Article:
SPRINGFIELD — Construction bids for the first phase of the 24.5-mile Kickapoo Rail Trail came in about $400,000 over estimates Friday, sending organizers back to the drawing board and threatening plans to begin construction this spring.
Five contractors bid on the 6.7-mile segment paralleling U.S. 150 between Urbana and St. Joseph, but all of the bids were well above the $2.4 million engineering estimate, said Dan Olson, executive director of the Champaign County Forest Preserve District.
The low bid, from Cross Construction of Urbana, was $2.74 million. Three of the bids were for more than $3 million, with the highest at $3.2 million.
"We had quite a few people look at that cost estimate of $2.4 million and a lot of people felt comfortable that that was a very good estimate," Olson said. "But there were a lot of road projects that were on this January bidding around the state and that might have had an impact."
Options now, he said, include scaling back the first phase of the project or trying to obtain more grant or private funding. But there's only a short window of time.
"We have about two weeks to work out alternatives with IDOT," he said. "If we get to the point where we feel we can accept the bid, we can work with IDOT and the construction company to look at change orders or maybe reducing the scope of something. Our hope is that somebody comes to us with a check and then we don't have to reduce much of anything, but in two weeks we either accept or not accept.
"It's a big gap but it's not something that isn't doable with some very creative thinking. We're also looking at one more grant, and you remember that we still have an outstanding bike grant that is a state-issued grant that was frozen a while ago. There's $200,000 there. So we're not down and out yet."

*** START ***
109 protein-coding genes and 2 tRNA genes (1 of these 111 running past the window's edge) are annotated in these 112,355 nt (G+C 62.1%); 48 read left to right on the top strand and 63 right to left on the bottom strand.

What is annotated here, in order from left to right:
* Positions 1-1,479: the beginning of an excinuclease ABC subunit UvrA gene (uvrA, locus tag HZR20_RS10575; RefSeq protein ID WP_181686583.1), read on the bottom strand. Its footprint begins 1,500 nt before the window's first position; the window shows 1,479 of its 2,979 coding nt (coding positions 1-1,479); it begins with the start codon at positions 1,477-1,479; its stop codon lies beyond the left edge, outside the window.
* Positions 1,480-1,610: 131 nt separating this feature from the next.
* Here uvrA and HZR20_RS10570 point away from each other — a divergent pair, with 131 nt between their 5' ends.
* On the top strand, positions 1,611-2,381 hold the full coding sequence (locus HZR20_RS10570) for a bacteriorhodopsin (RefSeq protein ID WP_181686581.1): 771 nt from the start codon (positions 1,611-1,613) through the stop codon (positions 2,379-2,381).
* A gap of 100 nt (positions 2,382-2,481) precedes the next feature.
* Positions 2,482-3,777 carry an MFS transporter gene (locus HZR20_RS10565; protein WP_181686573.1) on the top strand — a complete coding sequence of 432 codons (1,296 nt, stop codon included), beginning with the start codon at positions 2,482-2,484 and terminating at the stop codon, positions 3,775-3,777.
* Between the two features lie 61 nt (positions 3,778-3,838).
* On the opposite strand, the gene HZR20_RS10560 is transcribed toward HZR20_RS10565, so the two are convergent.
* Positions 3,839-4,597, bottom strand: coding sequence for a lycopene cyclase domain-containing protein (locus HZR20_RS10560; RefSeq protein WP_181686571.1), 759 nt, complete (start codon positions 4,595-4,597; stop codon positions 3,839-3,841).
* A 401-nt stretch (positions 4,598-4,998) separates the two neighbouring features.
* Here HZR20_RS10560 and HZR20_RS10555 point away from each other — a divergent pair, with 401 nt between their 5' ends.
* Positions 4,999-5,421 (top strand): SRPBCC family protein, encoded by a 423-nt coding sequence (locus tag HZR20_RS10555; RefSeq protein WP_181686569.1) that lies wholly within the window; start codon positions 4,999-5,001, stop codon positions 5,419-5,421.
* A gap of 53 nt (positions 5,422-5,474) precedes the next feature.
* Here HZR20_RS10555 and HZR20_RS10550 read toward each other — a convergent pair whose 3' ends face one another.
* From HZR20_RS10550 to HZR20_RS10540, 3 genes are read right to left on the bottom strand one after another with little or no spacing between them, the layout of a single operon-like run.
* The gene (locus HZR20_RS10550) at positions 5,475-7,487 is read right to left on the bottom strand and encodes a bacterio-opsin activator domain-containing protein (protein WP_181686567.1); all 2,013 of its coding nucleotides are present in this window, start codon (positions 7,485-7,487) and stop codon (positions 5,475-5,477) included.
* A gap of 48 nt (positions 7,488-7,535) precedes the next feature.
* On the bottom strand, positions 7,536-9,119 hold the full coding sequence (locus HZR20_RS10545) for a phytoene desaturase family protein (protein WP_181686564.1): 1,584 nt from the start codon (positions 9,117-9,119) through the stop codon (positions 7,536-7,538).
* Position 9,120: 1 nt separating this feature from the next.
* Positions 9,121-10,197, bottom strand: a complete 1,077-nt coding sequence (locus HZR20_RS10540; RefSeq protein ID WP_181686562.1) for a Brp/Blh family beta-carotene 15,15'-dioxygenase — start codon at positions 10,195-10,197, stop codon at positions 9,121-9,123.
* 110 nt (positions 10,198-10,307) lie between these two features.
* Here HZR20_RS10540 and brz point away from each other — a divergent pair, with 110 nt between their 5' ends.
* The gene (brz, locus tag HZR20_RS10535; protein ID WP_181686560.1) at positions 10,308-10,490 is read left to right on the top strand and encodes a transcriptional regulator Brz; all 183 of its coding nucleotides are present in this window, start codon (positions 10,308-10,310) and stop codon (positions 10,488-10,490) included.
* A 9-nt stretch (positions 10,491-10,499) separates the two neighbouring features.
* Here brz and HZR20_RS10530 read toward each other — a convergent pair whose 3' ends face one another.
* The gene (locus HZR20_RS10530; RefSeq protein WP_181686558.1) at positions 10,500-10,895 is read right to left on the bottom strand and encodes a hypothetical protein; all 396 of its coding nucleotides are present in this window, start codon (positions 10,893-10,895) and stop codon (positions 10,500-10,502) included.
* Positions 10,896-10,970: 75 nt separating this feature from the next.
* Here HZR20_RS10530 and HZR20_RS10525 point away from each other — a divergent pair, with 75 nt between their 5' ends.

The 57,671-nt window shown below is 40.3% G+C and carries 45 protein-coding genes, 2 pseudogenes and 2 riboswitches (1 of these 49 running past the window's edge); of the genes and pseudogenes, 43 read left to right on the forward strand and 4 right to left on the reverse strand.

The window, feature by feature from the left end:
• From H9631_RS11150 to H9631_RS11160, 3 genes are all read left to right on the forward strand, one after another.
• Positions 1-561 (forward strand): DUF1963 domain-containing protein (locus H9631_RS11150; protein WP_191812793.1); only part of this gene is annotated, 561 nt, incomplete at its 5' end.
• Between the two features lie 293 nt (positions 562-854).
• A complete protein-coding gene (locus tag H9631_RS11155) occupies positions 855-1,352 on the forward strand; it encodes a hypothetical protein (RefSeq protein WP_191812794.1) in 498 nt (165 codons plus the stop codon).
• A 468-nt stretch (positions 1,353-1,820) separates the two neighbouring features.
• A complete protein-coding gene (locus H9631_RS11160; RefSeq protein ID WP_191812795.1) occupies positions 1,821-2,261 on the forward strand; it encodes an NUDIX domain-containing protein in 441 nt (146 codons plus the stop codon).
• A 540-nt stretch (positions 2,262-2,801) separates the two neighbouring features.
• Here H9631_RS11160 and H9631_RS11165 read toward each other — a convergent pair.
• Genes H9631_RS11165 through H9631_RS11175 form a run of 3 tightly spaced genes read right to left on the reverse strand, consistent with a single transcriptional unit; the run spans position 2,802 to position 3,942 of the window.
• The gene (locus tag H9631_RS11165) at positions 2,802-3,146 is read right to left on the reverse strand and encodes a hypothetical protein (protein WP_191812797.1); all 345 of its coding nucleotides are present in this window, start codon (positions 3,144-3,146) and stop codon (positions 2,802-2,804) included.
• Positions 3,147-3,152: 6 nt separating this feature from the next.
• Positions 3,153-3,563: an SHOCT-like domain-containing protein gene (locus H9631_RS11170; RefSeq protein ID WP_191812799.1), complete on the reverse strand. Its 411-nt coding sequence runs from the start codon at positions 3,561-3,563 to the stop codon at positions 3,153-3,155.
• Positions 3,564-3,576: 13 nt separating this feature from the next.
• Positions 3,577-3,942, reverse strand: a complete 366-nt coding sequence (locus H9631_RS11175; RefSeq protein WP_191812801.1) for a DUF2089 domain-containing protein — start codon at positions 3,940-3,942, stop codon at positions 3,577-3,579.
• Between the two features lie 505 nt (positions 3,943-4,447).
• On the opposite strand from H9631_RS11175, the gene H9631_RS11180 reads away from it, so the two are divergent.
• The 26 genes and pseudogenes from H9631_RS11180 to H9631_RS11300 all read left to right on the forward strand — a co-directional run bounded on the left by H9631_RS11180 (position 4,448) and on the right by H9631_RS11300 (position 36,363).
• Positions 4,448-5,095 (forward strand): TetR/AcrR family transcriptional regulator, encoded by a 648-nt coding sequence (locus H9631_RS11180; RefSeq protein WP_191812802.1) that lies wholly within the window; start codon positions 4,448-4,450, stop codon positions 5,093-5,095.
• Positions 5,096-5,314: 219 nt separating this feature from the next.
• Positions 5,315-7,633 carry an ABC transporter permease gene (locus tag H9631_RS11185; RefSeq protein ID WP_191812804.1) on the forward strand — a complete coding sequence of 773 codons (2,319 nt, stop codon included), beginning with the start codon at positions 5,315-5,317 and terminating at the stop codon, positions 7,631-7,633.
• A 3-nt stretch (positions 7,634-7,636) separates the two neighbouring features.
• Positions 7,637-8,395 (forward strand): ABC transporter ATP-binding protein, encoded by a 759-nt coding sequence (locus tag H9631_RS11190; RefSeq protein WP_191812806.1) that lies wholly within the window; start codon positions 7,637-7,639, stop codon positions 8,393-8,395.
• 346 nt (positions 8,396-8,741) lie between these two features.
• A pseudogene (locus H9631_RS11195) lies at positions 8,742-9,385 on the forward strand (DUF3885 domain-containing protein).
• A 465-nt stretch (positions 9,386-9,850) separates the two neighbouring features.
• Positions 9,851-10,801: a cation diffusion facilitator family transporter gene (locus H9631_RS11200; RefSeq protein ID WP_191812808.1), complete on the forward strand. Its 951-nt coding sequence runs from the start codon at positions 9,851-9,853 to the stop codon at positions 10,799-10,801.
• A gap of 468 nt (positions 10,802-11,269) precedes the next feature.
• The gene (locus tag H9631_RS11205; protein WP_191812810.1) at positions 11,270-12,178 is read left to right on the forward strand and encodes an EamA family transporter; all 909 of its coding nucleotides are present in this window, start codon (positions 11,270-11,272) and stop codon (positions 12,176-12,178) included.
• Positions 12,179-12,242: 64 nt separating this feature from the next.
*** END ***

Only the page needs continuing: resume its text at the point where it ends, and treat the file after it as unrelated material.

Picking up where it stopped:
It's another setback for a rail trail project, proposed to link Urbana with the west side of Danville, that's been around for more than 20 years.
Earlier this month, IDOT scrubbed a 3.3-mile Vermilion County segment of the rail trail from Friday's bid openings because of the state budget impasse, which has made Department of Natural Resources funding for the project unavailable.
"The Vermilion side could be back on the docket in March, if the state budget stalemate is resolved by then," Olson said.
Olson said he planned to meet Tuesday with forest preserve district staff members, and eventually with foundation board members, IDOT representatives and contractors to discuss the next step.
"But I can tell you now that we're not going to compromise on any of the materials or on the design," he said. "One of our options might be to shorten the construction of the trail, and maybe not go as far. But it may be premature to say that until we get everybody in the room.
"This is not uncommon for trail systems. A lot of times they're built in half-mile stretches at a time. And we still have several construction phases to go to get the whole 24 miles done. It's not something we didn't see coming but it would have been nicer to build long stretches when you can."
Forest preserve district officials had hoped to begin work on the project, which has a 150-working day estimate, in April. Now, even a 2016 start is uncertain.
"Unfortunately, I don't have the last say in that. That would be our board of commissioners and IDOT," Olson said. "But I'd say that we're pulling out all the stops and can use all the help we can get. This has been a very lengthy process already, and the longer we wait, the more costly this project becomes and the more permits we have to apply for. So we would very much like to see construction in the ground this year."
Also Friday, the Boulder, Colo.-based group People for Bikes announced that it had awarded a $10,000 grant to the Champaign County Forest Preserve Friends Foundation to aid in construction of the trail.
"The timing for this grant could not be better," said Dan Noel, president of the foundation. "Thank you to People for Bikes for helping move this project from fundraising to the construction stage."